Teaching Bullying Prevention, School Climate, and SEL: Seven Research-Informed Principles for Schools of Education
Did you know that October is National Bullying Prevention Month? AACTE member professor Ron Avi Astor, who holds joint appointments in the schools of social work and education at the University of Southern California, has two new books out this fall addressing bullying prevention and creating welcoming schools for vulnerable groups, and he prepared the following article to share some of his research and resources with Ed Prep Matters readers. The views expressed in this post do not necessarily reflect the views of AACTE.
Preparing our nation’s teachers, principals, superintendents, and pupil personnel to create safe, welcoming, and supportive schools has become a high priority for colleges and universities. PK-12 schools have the power to prevent students from becoming bullies and to prevent victims from becoming bullies or being further victimized. Organizations such as the American Educational Research Association and the National Academy of Sciences have put forth research summaries and materials for universities to use with this aim in mind. In addition, many states are now actively working with organizations such as the Collaborative for Academic, Social, and Emotional Learning to better implement social and emotional learning (SEL), positive school climate, and bullying prevention into schools and to consider ways to measure these areas as part of their state student surveys and accountability systems. (See list below for useful resource links.)
From the earliest days of our republic, we have believed that education was critical to our democracy. Our founders knew that the health of our country, the wellbeing of the citizenry – and particularly the strength of the democracy – would be built on a well-educated population. Though disagreements have been fierce regarding who is to be educated, how much education they need, and whether to measure its value in economic growth, individual growth, or societal growth, fundamentally, we have always agreed that educating our citizens is important.
Member Voices: Insights From AACTE Workshop Inform Use of edTPA for Developing Equitable Teaching Practice
The views expressed in this post do not necessarily reflect the views of AACTE.
At the College of Education at Minnesota State University, Mankato (MNSU), our strategic vision is to inspire lifelong learning and professional engagement through racial consciousness, social justice, and inclusion within a global context. Our collective energy as a faculty is spent engaging in conversations, professional development, and research to ensure that our instructional approaches foster cultural proficiency in our teacher candidates.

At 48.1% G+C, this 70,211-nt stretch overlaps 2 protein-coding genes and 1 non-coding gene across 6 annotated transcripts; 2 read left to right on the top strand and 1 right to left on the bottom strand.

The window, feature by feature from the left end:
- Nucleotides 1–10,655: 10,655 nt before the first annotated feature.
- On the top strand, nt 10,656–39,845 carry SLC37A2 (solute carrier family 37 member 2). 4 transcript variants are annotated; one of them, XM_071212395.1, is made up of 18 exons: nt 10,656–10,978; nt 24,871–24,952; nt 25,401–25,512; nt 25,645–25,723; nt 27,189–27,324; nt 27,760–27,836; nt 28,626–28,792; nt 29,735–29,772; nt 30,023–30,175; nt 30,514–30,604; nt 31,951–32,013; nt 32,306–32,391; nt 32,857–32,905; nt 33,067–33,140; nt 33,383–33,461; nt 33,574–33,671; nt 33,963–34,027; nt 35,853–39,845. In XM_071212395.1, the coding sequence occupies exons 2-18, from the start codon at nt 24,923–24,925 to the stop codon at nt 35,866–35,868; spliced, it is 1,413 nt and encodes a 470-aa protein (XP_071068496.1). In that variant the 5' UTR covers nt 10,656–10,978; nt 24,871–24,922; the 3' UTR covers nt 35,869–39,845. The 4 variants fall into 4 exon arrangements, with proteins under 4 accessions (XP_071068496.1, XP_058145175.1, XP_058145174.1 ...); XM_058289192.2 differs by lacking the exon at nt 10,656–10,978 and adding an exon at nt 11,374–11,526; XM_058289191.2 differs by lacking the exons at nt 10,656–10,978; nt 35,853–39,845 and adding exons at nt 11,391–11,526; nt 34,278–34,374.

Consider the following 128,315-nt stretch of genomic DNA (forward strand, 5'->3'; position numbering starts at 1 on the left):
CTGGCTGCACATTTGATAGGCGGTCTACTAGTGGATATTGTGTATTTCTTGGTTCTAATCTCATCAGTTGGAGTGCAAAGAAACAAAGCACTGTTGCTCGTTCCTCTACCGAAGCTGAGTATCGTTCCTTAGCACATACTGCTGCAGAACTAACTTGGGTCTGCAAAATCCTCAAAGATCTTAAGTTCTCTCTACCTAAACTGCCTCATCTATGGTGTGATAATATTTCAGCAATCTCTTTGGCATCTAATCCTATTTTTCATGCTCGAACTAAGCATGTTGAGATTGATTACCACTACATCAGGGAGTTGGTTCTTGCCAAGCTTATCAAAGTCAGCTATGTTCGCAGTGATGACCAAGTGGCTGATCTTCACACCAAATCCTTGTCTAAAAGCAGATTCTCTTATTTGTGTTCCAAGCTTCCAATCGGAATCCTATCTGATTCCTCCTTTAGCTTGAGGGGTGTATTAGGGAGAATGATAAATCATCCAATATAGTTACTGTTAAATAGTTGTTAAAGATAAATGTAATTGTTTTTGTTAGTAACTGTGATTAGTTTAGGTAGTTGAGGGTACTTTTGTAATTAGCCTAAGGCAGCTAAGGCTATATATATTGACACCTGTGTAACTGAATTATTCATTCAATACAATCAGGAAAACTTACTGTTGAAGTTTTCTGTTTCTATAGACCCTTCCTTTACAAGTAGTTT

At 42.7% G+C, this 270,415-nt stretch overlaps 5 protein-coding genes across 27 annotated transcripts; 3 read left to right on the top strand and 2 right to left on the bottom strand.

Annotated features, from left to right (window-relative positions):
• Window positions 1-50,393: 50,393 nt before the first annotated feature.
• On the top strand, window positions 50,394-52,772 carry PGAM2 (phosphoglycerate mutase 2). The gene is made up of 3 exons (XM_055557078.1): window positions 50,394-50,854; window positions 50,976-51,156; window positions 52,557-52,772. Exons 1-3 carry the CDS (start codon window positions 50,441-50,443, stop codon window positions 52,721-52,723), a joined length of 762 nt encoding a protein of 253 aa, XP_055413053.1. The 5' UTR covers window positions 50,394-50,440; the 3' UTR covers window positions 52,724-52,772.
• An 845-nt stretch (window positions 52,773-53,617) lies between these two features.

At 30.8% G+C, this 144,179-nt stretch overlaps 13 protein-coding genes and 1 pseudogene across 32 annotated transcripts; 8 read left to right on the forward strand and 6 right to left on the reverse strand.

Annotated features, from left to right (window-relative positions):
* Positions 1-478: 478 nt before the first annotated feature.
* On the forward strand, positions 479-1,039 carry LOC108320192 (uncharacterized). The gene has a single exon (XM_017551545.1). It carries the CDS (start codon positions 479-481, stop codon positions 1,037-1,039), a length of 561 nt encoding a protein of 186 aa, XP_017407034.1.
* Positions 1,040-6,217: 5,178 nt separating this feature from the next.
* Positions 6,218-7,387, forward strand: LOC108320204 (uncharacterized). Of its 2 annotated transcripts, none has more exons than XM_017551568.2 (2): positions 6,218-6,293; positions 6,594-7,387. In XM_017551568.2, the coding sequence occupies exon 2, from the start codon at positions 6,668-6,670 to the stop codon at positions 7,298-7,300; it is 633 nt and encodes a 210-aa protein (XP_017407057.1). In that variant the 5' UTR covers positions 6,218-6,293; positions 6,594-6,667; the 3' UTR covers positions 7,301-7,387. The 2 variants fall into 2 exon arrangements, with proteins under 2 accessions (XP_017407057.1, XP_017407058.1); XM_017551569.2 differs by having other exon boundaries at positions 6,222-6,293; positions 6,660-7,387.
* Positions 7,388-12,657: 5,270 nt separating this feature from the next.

To enhance that collective learning, several MNSU faculty attended the “edTPA and Equity” strand during the August AACTE Quality Support Workshop held in Minneapolis. The sessions, facilitated by teams of local teacher educators and national experts, examined how edTPA constructs address equitable teaching and learning practices and considered how candidates can engage in the assessment as a reflective opportunity to learn about equitable teaching practices.
This month’s members-only Federal Update webinars are today and tomorrow, September 19 and 20 – or just view the recording in our archive if you miss them! The views expressed in this post do not necessarily reflect the views of AACTE.
Over the summer of 2017, I integrated a valuable new asset into my doctoral-level Critical Policy Analysis class: advocacy resources from AACTE. From the members-only webinars to downloadable advocacy guides, these materials informed my students’ discussion of policy items pertinent to not only Illinois but the nation at large. They also provided current, practical information and tools for students to become more engaged in advocacy outside of class.
Last month, AACTE staff hosted an exhibit at the National Conference of State Legislators (NCSL) Legislative Summit in Boston, Massachusetts. We also invited leaders of the local AACTE state chapter, the Massachusetts Association of Colleges for Teacher Education (MACTE), to join us in the exhibit booth to share their work with attendees. Over 5,000 state legislators, state legislative staff, and trade association representatives attended the conference.